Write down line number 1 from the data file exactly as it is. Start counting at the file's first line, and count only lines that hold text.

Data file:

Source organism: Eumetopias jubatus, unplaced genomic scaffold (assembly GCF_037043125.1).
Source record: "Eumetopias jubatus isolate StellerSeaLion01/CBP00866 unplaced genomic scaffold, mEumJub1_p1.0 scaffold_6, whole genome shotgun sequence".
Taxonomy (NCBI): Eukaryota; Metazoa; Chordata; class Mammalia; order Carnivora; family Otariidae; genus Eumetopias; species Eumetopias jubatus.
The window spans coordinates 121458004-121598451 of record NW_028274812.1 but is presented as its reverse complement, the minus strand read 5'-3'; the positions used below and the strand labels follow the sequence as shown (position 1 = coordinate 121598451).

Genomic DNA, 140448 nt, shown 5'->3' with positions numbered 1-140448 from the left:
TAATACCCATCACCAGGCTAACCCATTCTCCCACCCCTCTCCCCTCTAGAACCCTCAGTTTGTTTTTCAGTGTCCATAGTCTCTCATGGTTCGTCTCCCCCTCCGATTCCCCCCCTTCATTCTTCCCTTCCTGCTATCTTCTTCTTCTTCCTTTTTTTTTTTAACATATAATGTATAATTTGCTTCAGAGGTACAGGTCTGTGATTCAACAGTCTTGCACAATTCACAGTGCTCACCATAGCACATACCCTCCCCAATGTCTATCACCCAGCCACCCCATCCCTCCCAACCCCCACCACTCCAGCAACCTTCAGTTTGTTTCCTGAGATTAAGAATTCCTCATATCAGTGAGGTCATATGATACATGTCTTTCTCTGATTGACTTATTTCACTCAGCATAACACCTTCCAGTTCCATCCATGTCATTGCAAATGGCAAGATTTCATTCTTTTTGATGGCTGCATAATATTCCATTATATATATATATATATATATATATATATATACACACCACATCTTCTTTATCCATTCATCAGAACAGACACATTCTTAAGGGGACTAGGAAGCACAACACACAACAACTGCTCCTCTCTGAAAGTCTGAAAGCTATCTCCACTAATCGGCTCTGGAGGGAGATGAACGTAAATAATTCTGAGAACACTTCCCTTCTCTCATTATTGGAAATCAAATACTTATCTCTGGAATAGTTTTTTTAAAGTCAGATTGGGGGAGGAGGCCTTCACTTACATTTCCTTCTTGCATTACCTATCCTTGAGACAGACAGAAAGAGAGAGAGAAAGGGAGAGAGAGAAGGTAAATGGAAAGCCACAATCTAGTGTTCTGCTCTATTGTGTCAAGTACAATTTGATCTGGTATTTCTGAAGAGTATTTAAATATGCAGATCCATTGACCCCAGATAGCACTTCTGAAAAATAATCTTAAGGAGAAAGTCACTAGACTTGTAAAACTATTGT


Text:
Source organism: Eumetopias jubatus, unplaced genomic scaffold (assembly GCF_037043125.1).